Posted in Words!

Let’s Move from Disgrace to Grace

Let me begin by asking you to excuse me for being on a tear today. Early on Friday morning I found out that a good friend, married and the mother of two, had this experience while walking along a subway platform in New York Thursday evening. As she walked, a male voice behind her began to repeat these words: “You better start saying your prayers, baby girl.” And again. And again. Being a strong and remarkable woman, she kept her head, kept walking, never looked back, and reached the street safely.

What? What! In the wake of the last two years now of the #MeToo and other movements, revealing the gross and even savage underbelly of human relations, this type of thing is still going on. Day by day. Moment by moment.

And in the broader landscape of our nation, this week saw ever-deepening and widening revelations among Virginia’s public servants of the depraved stain of racism that disgraces the United States. This is not only in Virginia, God knows. This is not only in past decades either.

Both of these sins against humanity are here and now. And you know what? They are a disgrace. Sexism. Racism. All the ways in which people devalue and diminish and fail to respect one another: each and all of these are a profound disgrace.

I was privileged twenty-nine years ago to complete and defend a doctorate on aspects of the historical and theological relationship between Judaism and Christianity. In the middle of the last century, in the middle of civilized Europe, Christians turned on their Jewish neighbors with viciousness and violence. If you trace the roots of what became genocide all the way back, you will be led to this truth: when the Jews had been defined effectively as somehow lesser human beings, lesser persons, then more and more terrible action against them could be undertaken and, supposedly, justified.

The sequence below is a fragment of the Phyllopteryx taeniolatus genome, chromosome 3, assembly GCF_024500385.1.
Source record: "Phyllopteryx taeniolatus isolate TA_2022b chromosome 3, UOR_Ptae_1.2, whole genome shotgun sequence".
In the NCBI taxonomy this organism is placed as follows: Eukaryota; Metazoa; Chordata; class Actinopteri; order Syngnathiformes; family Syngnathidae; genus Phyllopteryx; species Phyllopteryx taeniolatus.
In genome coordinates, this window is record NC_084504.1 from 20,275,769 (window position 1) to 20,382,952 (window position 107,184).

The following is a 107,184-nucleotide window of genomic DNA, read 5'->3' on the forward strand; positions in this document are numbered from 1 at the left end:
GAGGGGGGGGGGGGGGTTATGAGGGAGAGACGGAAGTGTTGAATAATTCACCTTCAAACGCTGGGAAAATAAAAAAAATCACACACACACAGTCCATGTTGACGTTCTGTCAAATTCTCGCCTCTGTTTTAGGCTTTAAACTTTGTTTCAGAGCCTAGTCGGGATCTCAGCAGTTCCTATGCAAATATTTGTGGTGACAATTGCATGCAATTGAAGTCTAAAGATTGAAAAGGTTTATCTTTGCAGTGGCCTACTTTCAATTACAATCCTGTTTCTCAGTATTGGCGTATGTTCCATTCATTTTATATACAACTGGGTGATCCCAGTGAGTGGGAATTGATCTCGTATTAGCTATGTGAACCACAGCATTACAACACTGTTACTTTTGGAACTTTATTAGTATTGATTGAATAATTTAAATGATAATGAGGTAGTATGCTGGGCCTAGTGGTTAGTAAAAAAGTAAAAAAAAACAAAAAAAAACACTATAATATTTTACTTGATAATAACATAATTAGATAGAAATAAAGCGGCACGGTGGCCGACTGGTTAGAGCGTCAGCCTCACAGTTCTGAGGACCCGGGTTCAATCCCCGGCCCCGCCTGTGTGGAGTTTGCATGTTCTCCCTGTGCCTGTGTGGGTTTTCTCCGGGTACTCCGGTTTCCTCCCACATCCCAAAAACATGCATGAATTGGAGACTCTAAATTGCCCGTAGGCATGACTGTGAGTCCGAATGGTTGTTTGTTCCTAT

The Gospel of Christ called the people of that time to something more. Not mere tolerance. Not declarations alone of equality. The Gospel called them to love. To love one another. At that time and place, they failed to respond to that call. They failed to let it take root in their hearts (the only way it finally counts).

The way I see it, every day all around us right now, we are failing in the same way. Yes, we are. You and I can help in our place here at Saint Anselm’s by continuing to let Jesus’ love live within us and be expressed through us. In every time and place. In relationship with everyone. For God’s sake. Please.

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Author:

A native of the North Shore of Boston, I currently live on Long Island, New York. I worked at Boston College as the Acting Director of The Church in the 21st Century Center until August, 2010 and served until November 2016 as Canon for Formation, and Dean of the George Mercer Jr. School of Theology of the Diocese of Long Island. I am now Rector at the Church of Saint Anselm of Canterbury in Shoreham, New York.

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